LayGO for Windows 9x

Virtual Device Drivers (VxDs)

laygo32x.vxd is a dynamically loaded Windows 9x Virtual Device Driver (VxD) which provides LayGO communication services to Win32 applications. (The x in laygo32x.vxd is replaced by a single hexadecimal digit 0-F depending on the type of hardware the VxD drives.) laygo32x.vxd is accessed exclusively through laygo32.dll.

LayGO VxDs for PCI boards and PCMCIA cards support Windows Plug and Play installation. See Windows 9x Plug and Play for instructions on installing these VxDs.

To install a VxD for an ISA board, simply copy laygo32x.vxd from the LayGO drv directory to your Windows System directory.

Use of laygo32x.vxd requires that the proper communication board be installed in the PC. A second VxD called laygo326.vxd is also provided. laygo326.vxd is a hardware emulation VxD. When used in place of laygo32x.vxd, laygo326.vxd emulates a 2 line communication board. When laygo326.vxd is configured for internal loopback mode, data written on a line is looped back on the same line. Otherwise, lines 0 and 1 are connected so that signals and data output on one line are received on the other. Since laygo326.vxd emulates the communication hardware in software, it can be used without any communication board installed.

Both the emulation driver and the actual hardware driver can be installed at the same time.

The Registry

In order for the Windows Device Manager to load the VxD, you must put entries in the system Registry identifying the driver. The entries go under:

HKEY_LOCAL_MACHINE\Software\Advanced Relay\Laygo\Laygo32x


HKEY_LOCAL_MACHINE\Software\Advanced Relay\Laygo\Laygo32x\Parameters

The LayGO drv directory contains 2 .reg files which can be used to create the Registry entries.

These files can be edited with any text editor. To write the entries into the Registry, simply double-click the file name in Windows explorer.

The Registry values can also be entered and edited manually using the Windows utility regedit, which is part of your Windows distribution.

The values in the Laygo32x\Parameters section identify the type and number of boards installed and which system hardware resources the VxD must reserve when it is initialized by the Device Manager. The values in this section are the same as those in the hardware configuration profile used to initialize the LayGO protocol stack. The only difference is in how some of the values are specified.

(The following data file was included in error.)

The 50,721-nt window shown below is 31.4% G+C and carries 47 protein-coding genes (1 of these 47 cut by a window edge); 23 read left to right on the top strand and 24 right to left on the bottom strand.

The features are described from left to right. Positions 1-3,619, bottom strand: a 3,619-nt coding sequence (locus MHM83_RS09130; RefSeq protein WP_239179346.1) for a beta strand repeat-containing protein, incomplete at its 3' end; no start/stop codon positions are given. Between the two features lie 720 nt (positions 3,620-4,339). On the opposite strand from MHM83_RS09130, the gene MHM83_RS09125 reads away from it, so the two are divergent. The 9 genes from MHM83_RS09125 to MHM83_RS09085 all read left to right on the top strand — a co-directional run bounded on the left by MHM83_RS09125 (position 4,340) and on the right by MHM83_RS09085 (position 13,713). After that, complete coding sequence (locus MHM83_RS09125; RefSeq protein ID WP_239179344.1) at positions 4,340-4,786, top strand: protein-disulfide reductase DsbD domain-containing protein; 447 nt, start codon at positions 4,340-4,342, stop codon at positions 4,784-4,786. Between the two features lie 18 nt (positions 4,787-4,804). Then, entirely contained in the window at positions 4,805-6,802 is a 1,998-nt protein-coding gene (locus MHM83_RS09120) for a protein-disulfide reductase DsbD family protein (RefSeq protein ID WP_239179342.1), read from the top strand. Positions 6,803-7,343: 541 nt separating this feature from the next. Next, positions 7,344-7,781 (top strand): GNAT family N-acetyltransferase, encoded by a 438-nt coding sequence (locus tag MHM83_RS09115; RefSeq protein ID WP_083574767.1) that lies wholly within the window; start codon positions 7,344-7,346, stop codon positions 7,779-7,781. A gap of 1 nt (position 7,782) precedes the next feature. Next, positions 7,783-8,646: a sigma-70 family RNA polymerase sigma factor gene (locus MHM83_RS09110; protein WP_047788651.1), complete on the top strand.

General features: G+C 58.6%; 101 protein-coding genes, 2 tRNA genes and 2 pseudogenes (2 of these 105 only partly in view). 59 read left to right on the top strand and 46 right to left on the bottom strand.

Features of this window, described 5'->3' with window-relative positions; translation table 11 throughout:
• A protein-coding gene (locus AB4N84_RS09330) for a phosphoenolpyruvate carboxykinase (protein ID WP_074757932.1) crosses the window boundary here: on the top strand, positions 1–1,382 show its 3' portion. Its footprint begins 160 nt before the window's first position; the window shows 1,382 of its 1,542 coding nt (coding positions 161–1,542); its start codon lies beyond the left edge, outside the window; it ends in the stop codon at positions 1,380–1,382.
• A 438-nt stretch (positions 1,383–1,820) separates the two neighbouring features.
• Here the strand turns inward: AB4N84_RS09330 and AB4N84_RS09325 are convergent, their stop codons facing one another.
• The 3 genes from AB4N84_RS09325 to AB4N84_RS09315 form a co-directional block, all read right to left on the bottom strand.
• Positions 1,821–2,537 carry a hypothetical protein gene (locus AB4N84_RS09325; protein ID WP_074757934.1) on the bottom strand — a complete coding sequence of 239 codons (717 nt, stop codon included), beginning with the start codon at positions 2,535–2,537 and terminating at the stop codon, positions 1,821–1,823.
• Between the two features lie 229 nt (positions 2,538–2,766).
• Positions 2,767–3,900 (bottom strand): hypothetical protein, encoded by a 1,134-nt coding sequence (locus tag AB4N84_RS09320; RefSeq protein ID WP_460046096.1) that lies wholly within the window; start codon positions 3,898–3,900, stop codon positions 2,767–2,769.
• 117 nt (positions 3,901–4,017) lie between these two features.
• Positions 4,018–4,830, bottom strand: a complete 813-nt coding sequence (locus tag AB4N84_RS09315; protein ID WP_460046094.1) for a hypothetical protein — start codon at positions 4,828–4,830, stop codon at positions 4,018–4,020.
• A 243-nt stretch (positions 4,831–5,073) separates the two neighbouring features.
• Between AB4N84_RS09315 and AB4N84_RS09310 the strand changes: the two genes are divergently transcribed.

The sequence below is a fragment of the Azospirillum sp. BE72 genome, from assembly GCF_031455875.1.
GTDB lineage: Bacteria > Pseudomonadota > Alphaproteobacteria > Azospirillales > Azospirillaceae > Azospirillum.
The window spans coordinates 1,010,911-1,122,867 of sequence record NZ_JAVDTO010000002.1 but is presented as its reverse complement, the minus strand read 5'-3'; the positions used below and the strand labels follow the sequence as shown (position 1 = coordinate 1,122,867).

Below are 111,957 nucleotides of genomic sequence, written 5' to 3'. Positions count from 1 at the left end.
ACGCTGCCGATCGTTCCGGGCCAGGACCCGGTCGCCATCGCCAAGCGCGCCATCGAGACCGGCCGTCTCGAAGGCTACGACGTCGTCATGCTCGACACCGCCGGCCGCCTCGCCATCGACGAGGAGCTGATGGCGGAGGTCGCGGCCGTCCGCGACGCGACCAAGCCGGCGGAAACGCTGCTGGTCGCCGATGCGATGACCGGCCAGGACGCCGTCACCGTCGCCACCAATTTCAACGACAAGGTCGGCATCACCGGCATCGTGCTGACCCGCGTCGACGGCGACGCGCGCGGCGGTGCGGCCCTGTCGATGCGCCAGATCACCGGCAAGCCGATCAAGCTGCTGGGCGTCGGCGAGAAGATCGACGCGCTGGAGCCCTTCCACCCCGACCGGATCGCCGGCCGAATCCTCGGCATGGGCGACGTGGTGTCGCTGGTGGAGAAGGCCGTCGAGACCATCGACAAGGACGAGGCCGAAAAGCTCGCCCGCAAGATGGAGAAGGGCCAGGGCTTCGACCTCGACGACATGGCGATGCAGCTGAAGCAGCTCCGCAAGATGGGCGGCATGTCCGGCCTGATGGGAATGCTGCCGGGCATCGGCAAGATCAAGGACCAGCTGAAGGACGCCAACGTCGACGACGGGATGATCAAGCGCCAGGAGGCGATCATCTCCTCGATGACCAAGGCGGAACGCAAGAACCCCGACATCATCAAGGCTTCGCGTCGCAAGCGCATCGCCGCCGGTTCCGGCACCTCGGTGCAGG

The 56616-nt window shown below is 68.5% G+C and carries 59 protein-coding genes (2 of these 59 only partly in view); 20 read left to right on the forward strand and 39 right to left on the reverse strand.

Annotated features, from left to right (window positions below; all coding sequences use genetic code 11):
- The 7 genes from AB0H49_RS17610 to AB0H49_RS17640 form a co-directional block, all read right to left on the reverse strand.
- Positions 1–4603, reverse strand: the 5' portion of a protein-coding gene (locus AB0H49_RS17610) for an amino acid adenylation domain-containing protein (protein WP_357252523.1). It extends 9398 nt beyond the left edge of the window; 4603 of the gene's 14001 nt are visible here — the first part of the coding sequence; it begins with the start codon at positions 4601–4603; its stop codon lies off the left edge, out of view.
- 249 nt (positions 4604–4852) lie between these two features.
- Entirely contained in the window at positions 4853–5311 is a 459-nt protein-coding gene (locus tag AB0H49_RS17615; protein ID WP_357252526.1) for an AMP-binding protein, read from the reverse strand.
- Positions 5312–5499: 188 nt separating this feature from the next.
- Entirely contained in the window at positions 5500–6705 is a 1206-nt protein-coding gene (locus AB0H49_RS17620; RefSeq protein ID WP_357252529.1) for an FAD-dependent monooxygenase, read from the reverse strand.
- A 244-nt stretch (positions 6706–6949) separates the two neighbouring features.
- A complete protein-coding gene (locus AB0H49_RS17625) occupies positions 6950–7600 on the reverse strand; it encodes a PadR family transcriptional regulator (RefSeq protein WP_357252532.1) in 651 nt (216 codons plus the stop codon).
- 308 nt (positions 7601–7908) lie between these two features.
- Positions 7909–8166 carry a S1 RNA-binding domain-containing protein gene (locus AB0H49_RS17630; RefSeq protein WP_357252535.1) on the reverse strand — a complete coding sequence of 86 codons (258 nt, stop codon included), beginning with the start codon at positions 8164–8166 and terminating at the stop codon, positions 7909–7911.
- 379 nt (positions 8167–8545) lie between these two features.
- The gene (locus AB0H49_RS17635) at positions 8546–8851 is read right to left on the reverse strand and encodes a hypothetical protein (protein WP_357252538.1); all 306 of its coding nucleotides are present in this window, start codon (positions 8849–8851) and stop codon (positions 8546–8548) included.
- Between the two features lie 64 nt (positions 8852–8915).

The parameter set for the first board (board 0) is placed in a subkey called Board0. Parameter sets for additional boards should be placed in subkeys Board1, Board2 and Board3.

If the VxD cannot reserve the required resources, it will fail to load with an "Insufficient resources" error. This generally means that the configuration values in the Registry are incorrect or in conflict with values used by other hardware.

The VxD is loaded automatically when the stack is initialized by the application.

Stack Configuration

In order for the stack to locate the correct driver(s) during stack initialization, a system stack configuration is required. The file stackx.cfg located in the LayGO cfg directory contains a system stack configuration for the laygo32x.vxd driver. Applications should load this file by calling lgo_ConfigureStack() prior to initializing the stack. If no system stack configuration is loaded, the emulation driver is used by default.

Dynamically Linked Libraries (DLLs)

All LayGO API functions are exported by 2 DLLs:

laygo32.dll is accessed internally by these DLLs. The library files laygo32a.lib and laygo32m.lib are import libraries for linking applications.

laygo32x.dll contains the X.25 call setup data encoding and decoding functions from call.h, and the X.25 diagnostic and cause code conversion functions from diag.h. laygo32x.lib is the import library for this DLL.

laygo32d.dll contains the device library functions from device.h. laygo32d.lib is the import library for this DLL.

laygo32u.dll and laygo32y.dll contain routines which can be called from 32-bit versions of programs such as Visual Basic.

You may wish to copy the LayGO DLLs to your Windows System directory.

C Language prototypes for all functions are found in the .h files in the LayGO inc directory.

Excluding Dual-ported RAM and Memory-mapped I/O Areas

If the communication board shipped with this disk uses dual-ported RAM and/or memory-mapped I/O, the host RAM areas you choose to map this memory to must be excluded from use by the Windows memory manager.

The Hardware Installation Guide explains how to do this if you are starting Microsoft's emm386 from your config.sys file. An alternative method is available under Windows using an EMMExclude entry in the [386Enh] section of the system.ini file. For example, to exclude the 64K page of host RAM starting at segment D000h, add the following line to the [386Enh] section of the system.ini file:


You can use multiple EMMExclude entries if more than one area is required. Make sure that the areas you exclude match those specified in the Registry.

Host PC DMA Channels

Some communication boards can be configured to use the host PC's DMA channels to improve throughput. By default, laygo32x.vxd attempts to acquire DMA channels 1 and 3 for use by these boards. If these channels will not be used, they can be freed for use by other programs by placing an entry in the Registry under:

HKEY_LOCAL_MACHINE\Software\Advanced Relay\Laygo\Laygo32x\Parameters\Boardn

DWORD     UseHostDma     value: 0

To restore use of host DMA, set the value to 1.

When laygo32x.vxd does not acquire these DMA channels, any attempt to configure use of DMA will result in a hardware initialization failure error.